Cody was a member of several bowling teams during his adult life, even bowling on a team with his dad Wes. He loved hunting in the fall, and we all knew he would share the "smokies" with the family from his elk and deer. He couldn't ever say "no" to those girls he loved so much – and they all loved those smokies! Maybe more because they were from Cody, and not so much because of how good they tasted. He loved his Farmall tractors, and one of his prized farm toys is an old tractor he acquired from the Stobie ranch. Cody first drove that tractor when he was a kid, working in the Stobie hay fields on Eddy Flats.
Cody poured so much love in the world, and we will all be forever changed by him. He may have been a towering rough-looking character, especially when he grew out his beard for the cold winter months, but he was a super, good-hearted teddy bear who loved with everything he had in him.
Motorcycle rides, hikes, snowmobiling, camping trips, and life in general will never be the same. Cody always made those family and friend events over-the-top special and fun. He brought all the toys, he knew all the trails, and he most definitely had the campfire stories that not only kept us laughing, but were sometimes revealing to his mother – who learned maybe more than she would have liked about his high school antics when those stories were told! He once even spent part of the night in the jail because when asked if he wanted to call his parents, he replied "No. They won't come get me anyway. They told me if I got myself into trouble, I could get myself out." However, his parents did find out, and they went to pick him up. They also escorted him to his community service detail to pick up trash, along with a few of his fellow "offenders". It seems that if you're in high school and you and your buddies have imbibed a few beers, then decide to "full moon" the length of Main Street that night – word gets out!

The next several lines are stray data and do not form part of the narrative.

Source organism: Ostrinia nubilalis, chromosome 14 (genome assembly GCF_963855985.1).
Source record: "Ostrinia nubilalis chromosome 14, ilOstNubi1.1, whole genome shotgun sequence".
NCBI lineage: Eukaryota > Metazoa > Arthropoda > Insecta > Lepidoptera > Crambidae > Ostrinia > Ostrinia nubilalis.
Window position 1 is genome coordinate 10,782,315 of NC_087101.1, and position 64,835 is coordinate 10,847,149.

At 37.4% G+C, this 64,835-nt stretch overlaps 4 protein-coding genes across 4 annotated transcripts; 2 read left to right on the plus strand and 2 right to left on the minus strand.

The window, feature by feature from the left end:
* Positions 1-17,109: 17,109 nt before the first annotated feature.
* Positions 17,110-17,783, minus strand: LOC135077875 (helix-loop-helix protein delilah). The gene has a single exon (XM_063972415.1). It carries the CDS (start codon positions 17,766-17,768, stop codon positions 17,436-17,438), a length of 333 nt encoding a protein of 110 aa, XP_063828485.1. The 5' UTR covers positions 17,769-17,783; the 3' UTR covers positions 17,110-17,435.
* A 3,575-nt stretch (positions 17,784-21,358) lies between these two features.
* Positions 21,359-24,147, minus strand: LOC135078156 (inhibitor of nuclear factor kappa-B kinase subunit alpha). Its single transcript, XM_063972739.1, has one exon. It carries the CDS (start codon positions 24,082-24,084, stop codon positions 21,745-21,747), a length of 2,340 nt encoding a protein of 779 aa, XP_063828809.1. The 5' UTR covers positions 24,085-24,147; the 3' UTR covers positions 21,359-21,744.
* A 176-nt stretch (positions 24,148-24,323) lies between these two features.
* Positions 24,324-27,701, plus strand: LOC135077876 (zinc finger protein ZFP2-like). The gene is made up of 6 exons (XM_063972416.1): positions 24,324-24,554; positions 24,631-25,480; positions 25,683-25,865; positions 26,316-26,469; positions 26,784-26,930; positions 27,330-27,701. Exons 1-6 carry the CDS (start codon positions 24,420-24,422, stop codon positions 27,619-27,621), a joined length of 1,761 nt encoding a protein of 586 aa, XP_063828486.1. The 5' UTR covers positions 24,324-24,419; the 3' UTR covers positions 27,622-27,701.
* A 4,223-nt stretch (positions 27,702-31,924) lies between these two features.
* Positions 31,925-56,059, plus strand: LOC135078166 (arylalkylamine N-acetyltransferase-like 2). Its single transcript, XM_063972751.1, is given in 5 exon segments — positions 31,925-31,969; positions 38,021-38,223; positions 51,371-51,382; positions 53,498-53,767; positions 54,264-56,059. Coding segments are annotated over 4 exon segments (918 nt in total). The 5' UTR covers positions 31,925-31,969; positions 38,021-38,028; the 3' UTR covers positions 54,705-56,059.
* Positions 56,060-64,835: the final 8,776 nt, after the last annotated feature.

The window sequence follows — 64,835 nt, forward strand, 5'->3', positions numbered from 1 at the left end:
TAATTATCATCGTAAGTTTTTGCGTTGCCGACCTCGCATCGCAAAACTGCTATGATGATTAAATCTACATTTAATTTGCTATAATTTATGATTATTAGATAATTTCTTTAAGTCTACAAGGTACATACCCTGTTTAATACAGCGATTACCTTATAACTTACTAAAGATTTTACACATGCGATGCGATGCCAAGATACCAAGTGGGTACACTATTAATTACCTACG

One thing is for certain, Cody will be sorely MISSED. Not just by his family, or a few close friends, but by the entire community and those whose lives he's touched with his generosity and kindness.
Cody is survived by his wife Karen, his mother Ginger, his sister Tracy and her fiancée Rusty Koontz, his daughters Kati Ward and her boyfriend Torey Roach, Megan Stevens and her husband Daniel, Ali Blackburn and her husband Brody, his nieces Jennifer Metcalf and her husband Nick and their two children Cami and James, Kari Lee and her husband Koty, his grandchildren Maci Thome (Kati), Noa and Greyson Stevens, and baby Quinn Blackburn. He is also survived by his uncles Kacey, Kelly, and Tim Collins, his aunt Shannon Martin, grandparents Nancy and Herb Strandquist, his numerous "adopted" nephews, nieces, all of his loved friends and "brothers," and of course his faithful furry sidekick Cleo.
He is preceded in death by his father Wes Ward.